We hope you grabbed your passport for this trip because you’re traveling from Canada to the United States and back again. Combine city culture with island life on this 5-10 day loop. Hop on and off ferries to complete the trip featuring three national park sites.
Start: Vancouver, B.C. Canada
Start in lively Vancouver, BC, home to diverse food, culture and urban wilderness.
There’s no better way to wake up in Vancouver than with a walk or bike along the city’s famous “Seawall”, an 18-mile mostly flat and paved path along the city’s shoreline. Every turn is another stunning view.
Vancouver’s diverse neighborhoods make it easy to spend days exploring the city. Spend a morning in Chinatown perusing Asian specialty stores and relaxing at the beautiful Dr. Sun Yat-Sen Classical Chinese Garden followed by dim-sum. Head to Gastown, Vancouver’s oldest neighborhood for Victorian architecture, fashion, galleries and the most renown restaurants. Punjabi Market, the heart of Vancouver’s Indo-Canadian population, will have your mouth watering as the smell of curry wafts through the air. Make sure to stop in the gorgeous Ross Street Sikh Temple before dinner.
While all of Vancouver could be considered a foodie’s paradise, taking the mini-tugboat ferry across False Creek to Granville Island will win any food-lover over instantly. Peruse the covered Public Market and then take in a show at one of the many theaters or browse the galleries at this cultural gem.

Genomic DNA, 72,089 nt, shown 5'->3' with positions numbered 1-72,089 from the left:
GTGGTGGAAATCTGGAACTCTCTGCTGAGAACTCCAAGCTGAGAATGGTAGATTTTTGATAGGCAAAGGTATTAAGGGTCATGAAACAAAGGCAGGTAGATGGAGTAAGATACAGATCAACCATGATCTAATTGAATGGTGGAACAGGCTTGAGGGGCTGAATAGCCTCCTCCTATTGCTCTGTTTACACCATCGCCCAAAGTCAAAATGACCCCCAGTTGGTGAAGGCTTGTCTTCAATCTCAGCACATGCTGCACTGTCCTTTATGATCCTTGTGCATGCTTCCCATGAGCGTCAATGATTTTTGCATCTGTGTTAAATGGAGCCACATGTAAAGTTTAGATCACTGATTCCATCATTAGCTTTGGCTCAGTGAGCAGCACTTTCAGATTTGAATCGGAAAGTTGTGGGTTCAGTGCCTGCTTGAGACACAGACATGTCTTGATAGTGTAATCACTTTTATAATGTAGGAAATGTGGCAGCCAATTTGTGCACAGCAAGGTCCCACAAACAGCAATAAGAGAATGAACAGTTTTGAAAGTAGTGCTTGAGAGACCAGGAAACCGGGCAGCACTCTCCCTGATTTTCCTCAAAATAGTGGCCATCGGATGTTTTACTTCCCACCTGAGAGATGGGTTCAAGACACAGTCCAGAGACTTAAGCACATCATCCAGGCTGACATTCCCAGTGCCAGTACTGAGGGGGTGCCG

Nature is just a hop, skip and a jump away from the hustle and bustle in Vancouver. Stanley Park, accessible by the Seawall, is home to an old-growth temperate rainforest perfect to escape. Make sure to stop at Brockton Point where you can learn about the First Nations through a totem pole display.
Or, head to Grouse Mountain’s Skyride Gondola to soar through the air before seeing breathtaking views of the city from over a mile high. You can even ride on the gondola’s roof in the summer months for the ultimate adventure.
Cross the border into Washington and head south towards Bellingham for your next stop.
North Cascades National Park
For those searching for solitude, North Cascades National Park is an absolute must stop between island hopping. From Bellingham, head south on I-5 and then east on Hwy 20 to reach one of the five least visited national parks in the country.
Lakes and rivers the color of Glacial Freeze Gatorade, craggy snow-capped peaks and dense temperate rainforests await.
Take a hike, rent a kayak or paddleboard at Ross Lake Resort to explore the gorgeous lake or stare in awe as you drive Hwy. 20 through the park.
Stop at Rainy Pass Trailhead along Hwy. 20 to hike part of the famous Pacific Crest Trail, or enjoy a picnic as you cheer through-hikers on as they head to Canada, having spent months on the trail from the Mexico border.
Diablo Lake is a can’t-miss stop along Hwy. 20. You’ve probably seen pictures of it on Instagram and swore it had a filter on it, but once you’re standing at one of the overlooks, you’ll realize it really is just that blue.
For the ultimate solitude experience, head to the community of Stehekin nestled on the shores of Lake Chelan. There are no roads that connect it to the rest of the world, so the only way in is by foot, boat or float plane. Once there, peaceful opportunities abound. Hike, take a kayak out on the lake or visit the historic Buckner Orchard. The North Cascades Lodge, as well as several other cabin rentals and a dude ranch, provide lodging opportunities or reserve a campsite to truly be at one with nature.
San Juan Island
Turn west to reach Anacortes and catch the ferry to San Juan Island, largest of the San Juan Islands. San Juan Island is an idyllic retreat that offers quiet beaches, lavender farms, quaint towns, kayaking and whale-watching.